• I first bought a Taurus Judge, and after sending it back to Taurus THREE times in as many months, the dealer I purchased it from offered to credit me the full price of the Taurus towards any other gun they had in stock – I picked up the S&W Governor and have never looked back! It has functioned flawlessly and has even digested 45GAP rounds as well (with moon clips of course). No comparison – the Governor wins hands down!

          Reply
          • You have to be careful using .45 GAP in the Governor. I too purchased a S&W Governor and have spent some time going through the literature that S&W provided for it. They do not list the .45 GAP as one of the rounds that the Governor is chambered for. They also state that the Governor is not to be loaded with plus P ammunition.

            Given that I had read where some gun writers had been able to use .45 GAP in the Governor I wondered if not mentioning the .45 GAP was an oversight on S&W's part. Further research disclosed the likely reason for that. The .45 GAP is loaded to .45 ACP plus P pressure specs.

            Now, it could be that S&W is just playing things safe in this era of corporate liability and people suing gun manufacturers for any reason or no reason. It could be that the Governor can actually handle .45 ACP plus P/.45 GAP loads all day long year in and year out. But S&W hasn't said that it can, and the Governor is new enough that there aren't enough people with the requisite experience with the piece to be able to have proved that it can, so I could not recommend using those loads in the Governor.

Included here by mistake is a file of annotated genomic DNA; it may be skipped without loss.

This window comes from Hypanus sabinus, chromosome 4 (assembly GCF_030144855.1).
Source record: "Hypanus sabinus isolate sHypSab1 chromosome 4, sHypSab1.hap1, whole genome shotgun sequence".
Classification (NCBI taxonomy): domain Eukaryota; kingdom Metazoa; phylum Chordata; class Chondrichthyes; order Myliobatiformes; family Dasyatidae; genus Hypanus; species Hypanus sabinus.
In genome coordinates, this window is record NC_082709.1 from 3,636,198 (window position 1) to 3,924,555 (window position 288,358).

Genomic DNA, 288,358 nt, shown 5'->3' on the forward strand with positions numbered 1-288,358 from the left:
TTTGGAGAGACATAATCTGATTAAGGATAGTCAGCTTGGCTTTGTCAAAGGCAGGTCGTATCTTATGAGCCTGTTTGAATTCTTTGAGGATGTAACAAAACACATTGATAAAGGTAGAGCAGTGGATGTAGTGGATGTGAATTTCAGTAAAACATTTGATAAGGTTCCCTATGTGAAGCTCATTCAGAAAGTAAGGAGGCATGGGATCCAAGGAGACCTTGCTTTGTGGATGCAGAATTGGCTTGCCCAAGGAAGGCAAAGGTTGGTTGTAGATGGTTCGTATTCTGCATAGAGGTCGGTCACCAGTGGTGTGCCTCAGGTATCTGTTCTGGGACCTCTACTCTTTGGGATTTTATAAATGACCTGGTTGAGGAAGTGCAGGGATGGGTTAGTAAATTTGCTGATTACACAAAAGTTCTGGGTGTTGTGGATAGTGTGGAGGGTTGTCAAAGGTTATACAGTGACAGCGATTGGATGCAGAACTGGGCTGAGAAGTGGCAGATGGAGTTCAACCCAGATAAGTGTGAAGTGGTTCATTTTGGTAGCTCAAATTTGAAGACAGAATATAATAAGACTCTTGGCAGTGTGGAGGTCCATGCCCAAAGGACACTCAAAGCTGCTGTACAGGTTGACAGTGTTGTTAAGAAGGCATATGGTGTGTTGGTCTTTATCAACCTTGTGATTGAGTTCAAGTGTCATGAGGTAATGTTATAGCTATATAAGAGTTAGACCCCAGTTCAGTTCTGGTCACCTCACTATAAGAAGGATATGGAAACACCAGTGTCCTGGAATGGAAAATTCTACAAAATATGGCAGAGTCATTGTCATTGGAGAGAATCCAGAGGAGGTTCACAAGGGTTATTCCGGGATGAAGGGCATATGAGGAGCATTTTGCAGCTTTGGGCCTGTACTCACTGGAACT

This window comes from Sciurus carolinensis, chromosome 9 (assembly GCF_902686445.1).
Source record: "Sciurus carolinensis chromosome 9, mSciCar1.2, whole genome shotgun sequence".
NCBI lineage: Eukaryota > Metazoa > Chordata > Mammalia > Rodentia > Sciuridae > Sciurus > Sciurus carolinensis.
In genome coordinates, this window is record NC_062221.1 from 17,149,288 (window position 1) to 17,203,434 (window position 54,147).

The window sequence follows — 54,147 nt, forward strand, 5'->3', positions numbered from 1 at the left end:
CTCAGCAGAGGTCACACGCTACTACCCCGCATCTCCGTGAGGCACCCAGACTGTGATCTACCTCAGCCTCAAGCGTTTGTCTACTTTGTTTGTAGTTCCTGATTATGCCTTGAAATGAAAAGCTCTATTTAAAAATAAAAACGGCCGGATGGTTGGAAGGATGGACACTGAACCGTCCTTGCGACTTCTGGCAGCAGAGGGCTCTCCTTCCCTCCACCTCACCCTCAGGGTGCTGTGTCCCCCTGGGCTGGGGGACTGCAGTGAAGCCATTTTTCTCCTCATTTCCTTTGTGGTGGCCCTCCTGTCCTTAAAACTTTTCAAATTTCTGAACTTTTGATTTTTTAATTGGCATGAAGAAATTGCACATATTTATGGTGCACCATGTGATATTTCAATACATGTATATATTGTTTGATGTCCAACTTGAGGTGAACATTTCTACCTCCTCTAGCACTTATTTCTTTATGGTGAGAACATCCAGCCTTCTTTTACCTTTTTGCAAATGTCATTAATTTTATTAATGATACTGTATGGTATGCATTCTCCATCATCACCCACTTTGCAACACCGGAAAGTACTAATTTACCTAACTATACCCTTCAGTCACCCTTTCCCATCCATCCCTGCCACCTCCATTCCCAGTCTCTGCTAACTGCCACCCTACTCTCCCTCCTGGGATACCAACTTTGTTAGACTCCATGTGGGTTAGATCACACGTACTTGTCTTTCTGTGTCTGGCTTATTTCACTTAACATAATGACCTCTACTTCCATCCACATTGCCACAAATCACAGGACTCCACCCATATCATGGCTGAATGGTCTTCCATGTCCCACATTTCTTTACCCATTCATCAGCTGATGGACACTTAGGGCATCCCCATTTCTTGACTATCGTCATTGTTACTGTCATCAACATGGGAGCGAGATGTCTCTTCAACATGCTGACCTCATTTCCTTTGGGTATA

There is, as always, one important caveat here. If God forbid you find yourself in a tactical situation where the risk to you posed by that situation is greater than the risk you feel you would be running by using .45 ACP plus P/.45 GAP in the Governor, then do so. But I would not recommend this as standard operating procedure.

            Note as an obvious side bar. While .45 ACP plus P loads are a no no for the Governor, given the much lower operating pressure for the .45 Colt (aka .45 Long Colt) , then .45 Colt (aka .45 Long Colt) plus P loads should be ok. The standard operating pressure for the .45 Colt (aka .45 Long Colt) is 14,000 psi, the standard operating pressure for .45 ACP is 21,000 psi. The .45 GAP and .45 ACP plus P are rated at 23,000 psi.

    • I own both Governor and Judge. I prefer the Governor for several reasons: 1) Larger, better to handle. 2) Increased round capability. 3) More versatile in that .45 ACP rounds are in greater supply than .45 LC. 4) Judge is my first Taurus. I've owned a Smith & Wesson Model 19-5 .357 MAG since 1985. It has never jammed or failed to fire.